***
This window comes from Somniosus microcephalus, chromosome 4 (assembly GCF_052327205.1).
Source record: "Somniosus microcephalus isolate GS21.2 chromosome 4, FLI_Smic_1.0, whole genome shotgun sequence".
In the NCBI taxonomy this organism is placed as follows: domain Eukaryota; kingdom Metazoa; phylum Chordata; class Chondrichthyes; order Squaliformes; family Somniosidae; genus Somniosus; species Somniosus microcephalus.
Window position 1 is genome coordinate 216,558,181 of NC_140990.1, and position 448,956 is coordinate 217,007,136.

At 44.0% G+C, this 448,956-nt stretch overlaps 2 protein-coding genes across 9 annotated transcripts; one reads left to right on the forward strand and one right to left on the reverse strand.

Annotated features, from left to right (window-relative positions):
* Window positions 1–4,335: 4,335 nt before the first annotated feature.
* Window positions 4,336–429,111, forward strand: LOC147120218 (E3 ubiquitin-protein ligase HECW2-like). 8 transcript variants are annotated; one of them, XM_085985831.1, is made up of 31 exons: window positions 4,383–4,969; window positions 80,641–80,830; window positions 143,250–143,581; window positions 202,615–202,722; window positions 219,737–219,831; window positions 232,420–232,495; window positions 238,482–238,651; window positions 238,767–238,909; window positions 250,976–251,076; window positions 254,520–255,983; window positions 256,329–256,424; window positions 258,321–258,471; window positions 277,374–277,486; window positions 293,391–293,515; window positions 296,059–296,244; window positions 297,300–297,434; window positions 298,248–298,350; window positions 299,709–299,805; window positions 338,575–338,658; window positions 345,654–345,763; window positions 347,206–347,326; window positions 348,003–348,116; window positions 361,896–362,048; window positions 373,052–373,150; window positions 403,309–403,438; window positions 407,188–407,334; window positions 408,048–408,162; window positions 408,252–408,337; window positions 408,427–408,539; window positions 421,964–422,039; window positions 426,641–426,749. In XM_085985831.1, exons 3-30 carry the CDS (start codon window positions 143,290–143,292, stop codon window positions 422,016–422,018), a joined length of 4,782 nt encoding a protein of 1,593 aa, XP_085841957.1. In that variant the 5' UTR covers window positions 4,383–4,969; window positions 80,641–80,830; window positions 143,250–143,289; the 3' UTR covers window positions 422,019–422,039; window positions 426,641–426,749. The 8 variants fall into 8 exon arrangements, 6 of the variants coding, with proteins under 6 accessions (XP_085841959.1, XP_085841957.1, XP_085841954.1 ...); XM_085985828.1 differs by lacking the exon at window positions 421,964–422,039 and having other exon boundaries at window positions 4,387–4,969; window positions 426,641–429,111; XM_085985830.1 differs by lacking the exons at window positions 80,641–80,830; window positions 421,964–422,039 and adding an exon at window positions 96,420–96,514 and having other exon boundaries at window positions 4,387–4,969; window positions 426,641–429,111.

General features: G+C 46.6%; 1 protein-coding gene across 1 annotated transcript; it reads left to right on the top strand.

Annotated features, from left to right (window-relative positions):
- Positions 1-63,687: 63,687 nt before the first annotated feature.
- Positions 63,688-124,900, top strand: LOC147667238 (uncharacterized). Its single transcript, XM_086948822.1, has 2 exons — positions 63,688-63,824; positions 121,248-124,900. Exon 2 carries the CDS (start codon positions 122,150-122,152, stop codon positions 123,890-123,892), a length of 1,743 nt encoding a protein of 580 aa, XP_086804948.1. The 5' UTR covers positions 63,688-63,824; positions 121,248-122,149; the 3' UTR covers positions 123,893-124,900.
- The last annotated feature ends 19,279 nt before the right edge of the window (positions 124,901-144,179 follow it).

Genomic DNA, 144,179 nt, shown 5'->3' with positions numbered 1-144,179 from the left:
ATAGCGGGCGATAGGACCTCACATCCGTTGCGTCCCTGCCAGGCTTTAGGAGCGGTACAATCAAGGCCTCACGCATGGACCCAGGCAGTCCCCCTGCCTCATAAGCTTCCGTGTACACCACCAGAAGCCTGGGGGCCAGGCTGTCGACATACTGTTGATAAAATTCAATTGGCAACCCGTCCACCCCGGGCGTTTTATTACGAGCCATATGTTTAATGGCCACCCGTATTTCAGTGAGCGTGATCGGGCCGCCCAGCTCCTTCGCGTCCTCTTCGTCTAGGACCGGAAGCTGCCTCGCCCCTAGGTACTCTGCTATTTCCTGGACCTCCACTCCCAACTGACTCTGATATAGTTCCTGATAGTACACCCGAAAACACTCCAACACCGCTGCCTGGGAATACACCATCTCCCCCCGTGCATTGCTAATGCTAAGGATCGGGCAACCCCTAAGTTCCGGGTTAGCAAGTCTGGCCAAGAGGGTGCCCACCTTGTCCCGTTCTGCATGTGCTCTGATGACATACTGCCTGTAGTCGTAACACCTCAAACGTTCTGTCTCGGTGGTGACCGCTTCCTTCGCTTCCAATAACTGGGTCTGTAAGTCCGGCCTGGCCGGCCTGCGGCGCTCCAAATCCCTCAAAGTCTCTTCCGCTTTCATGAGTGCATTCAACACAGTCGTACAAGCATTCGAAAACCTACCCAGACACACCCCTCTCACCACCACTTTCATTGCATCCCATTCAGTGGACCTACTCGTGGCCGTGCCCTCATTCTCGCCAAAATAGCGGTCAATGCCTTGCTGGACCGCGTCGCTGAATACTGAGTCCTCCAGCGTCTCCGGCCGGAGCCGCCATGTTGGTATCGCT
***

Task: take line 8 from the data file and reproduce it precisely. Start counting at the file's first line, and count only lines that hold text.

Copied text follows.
* Window positions 4,336–429,111, forward strand: LOC147120218 (E3 ubiquitin-protein ligase HECW2-like). 8 transcript variants are annotated; one of them, XM_085985831.1, is made up of 31 exons: window positions 4,383–4,969; window positions 80,641–80,830; window positions 143,250–143,581; window positions 202,615–202,722; window positions 219,737–219,831; window positions 232,420–232,495; window positions 238,482–238,651; window positions 238,767–238,909; window positions 250,976–251,076; window positions 254,520–255,983; window positions 256,329–256,424; window positions 258,321–258,471; window positions 277,374–277,486; window positions 293,391–293,515; window positions 296,059–296,244; window positions 297,300–297,434; window positions 298,248–298,350; window positions 299,709–299,805; window positions 338,575–338,658; window positions 345,654–345,763; window positions 347,206–347,326; window positions 348,003–348,116; window positions 361,896–362,048; window positions 373,052–373,150; window positions 403,309–403,438; window positions 407,188–407,334; window positions 408,048–408,162; window positions 408,252–408,337; window positions 408,427–408,539; window positions 421,964–422,039; window positions 426,641–426,749. In XM_085985831.1, exons 3-30 carry the CDS (start codon window positions 143,290–143,292, stop codon window positions 422,016–422,018), a joined length of 4,782 nt encoding a protein of 1,593 aa, XP_085841957.1. In that variant the 5' UTR covers window positions 4,383–4,969; window positions 80,641–80,830; window positions 143,250–143,289; the 3' UTR covers window positions 422,019–422,039; window positions 426,641–426,749. The 8 variants fall into 8 exon arrangements, 6 of the variants coding, with proteins under 6 accessions (XP_085841959.1, XP_085841957.1, XP_085841954.1 ...); XM_085985828.1 differs by lacking the exon at window positions 421,964–422,039 and having other exon boundaries at window positions 4,387–4,969; window positions 426,641–429,111; XM_085985830.1 differs by lacking the exons at window positions 80,641–80,830; window positions 421,964–422,039 and adding an exon at window positions 96,420–96,514 and having other exon boundaries at window positions 4,387–4,969; window positions 426,641–429,111.